A day in the life of St Jerome
To mark International Translation Day (ITD) 2020, we give you exclusive access to an extract from recently discovered memoirs. Read on for a behind-the-scenes account of how this unassuming priest became the patron saint of translators.
29 September, 420 AD
I wake up early so that I can break the back of this Scripture commentary before lunchtime. After that, I can focus on fine-tuning the Book of Ezekiel before my deadline at sundown. The timescale is tight. I really don’t know why He needs these by sundown – I’m sure He won’t even look at them until at least sunrise tomorrow. Still, the customer is King of Heaven, and I thrive under pressure.
After morning prayers
I turn my back for just a moment and Tartarus the cat has spilled my pot of ink all over my finest quills! Not on the scrolls, thank goodness, but it’s a disturbance that I could have done without. I mop up the spillage with some scrap parchment while Tartarus skulks off, presumably to wreak yet more havoc around the monastery. I make good progress with the Scripture commentary. I hope I’ve pitched it right and that it meets the approval of the Higher Powers.
As my thoughts turn to sustenance, I am interrupted by one of the other priests. One of his parishioners urgently needs a translation of a birth certificate for his latest offspring. I sigh inwardly. These little certificates can be really time-consuming. Ugh. The priest promises to take care of all the associated paperwork, much to my relief. I can fit it in if I skip lunch. I hope the parishioner has chosen a good, solid name for the baby. The last birth certificate I translated was for some poor soul called Judas Iscariot Kerioth. What a cross to bear!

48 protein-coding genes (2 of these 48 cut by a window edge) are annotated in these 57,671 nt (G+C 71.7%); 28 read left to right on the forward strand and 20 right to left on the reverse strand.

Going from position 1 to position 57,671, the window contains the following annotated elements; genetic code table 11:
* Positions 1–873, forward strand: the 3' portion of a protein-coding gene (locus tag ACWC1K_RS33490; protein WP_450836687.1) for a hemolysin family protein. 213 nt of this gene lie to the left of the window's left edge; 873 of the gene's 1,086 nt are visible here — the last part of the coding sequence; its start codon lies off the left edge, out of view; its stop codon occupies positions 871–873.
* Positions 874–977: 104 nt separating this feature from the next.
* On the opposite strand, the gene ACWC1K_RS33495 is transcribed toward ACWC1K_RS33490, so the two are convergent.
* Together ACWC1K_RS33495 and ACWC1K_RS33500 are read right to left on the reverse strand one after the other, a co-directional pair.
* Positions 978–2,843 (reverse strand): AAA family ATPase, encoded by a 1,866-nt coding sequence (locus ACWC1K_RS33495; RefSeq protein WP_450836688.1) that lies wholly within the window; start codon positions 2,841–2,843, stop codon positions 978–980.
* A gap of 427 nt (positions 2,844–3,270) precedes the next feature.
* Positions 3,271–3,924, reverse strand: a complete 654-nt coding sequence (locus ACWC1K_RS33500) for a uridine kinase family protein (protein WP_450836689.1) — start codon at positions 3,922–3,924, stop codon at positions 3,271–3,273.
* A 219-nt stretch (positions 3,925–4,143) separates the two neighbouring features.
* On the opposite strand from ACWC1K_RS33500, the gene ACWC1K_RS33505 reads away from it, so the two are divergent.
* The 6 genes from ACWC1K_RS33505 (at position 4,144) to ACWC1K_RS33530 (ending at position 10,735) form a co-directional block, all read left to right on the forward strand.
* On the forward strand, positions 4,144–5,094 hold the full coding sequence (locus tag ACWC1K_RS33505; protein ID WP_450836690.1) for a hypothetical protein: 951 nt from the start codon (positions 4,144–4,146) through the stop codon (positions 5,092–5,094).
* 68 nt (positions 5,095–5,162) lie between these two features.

After afternoon prayers
Once the birth certificate translation is dispatched, I turn my attention to some of the trickier passages in the Book of Ezekiel. I find the subject matter a bit heavy-going. It gets a bit apocalyptic in some places. I’ll be glad to draw a line under this project. It’s got scope creep written all over it. When will it ever end? Mustn’t grumble, I suppose. It’s been a tremendously satisfying job for a long-standing client and for a particularly high-profile publication. Note to self: remember to ask the client if He might consider including my name in the credits. As long as He doesn’t butcher my work with His comma splices and dangling modifiers! Perhaps I’ll ask Him to write a testimonial instead.
I’ve become a bit distracted by thoughts of marketing strategies. I have to focus on getting this finished before the sun starts to set! I read through what I’ve written one last time, sort out a few lazy repetitions and do a spell check. Done! Within deadline. I always try to under-promise and over-deliver, but it’s been a challenging day. I’m looking forward to some rest this evening.
Just as I’m packing up for the day, the same priest pokes his head through the door. He looks flustered. Can I help with an urgent rewrite of a commentary on the Book of Jeremiah by sundown tomorrow? That’s surely an all-nighter. I’m not as young as I used to be. “Is there any flexibility with the deadline?” I ask. “No, there isn’t. Would you be able to help, just this once?” comes the reply. There is a hint of desperation in his voice. I breathe deeply, tell him I can help, just this once, and get to work.
At the time of writing, there is no patron saint of project managers – the competition is simply too fierce.
- According to the United Nations, International Translation Day pays tribute to the work of language professionals and their role in bringing nations together, facilitating dialogue, understanding and cooperation, contributing to development and strengthening world peace and security.
- The chosen date (September 30) celebrates the feast of St. Jerome, the Bible translator, who is considered the patron saint of translators.
In awe of St Jerome’s dedication to his profession on this International Translation Day?
At Planet Languages, we work with a dedicated team of Jerome’s colleagues – many of whom could be shortlisted for sainthood. To find out more about how we can help you get your message right in your language, contact us on email@example.com or +44 (0) 1252 713 444.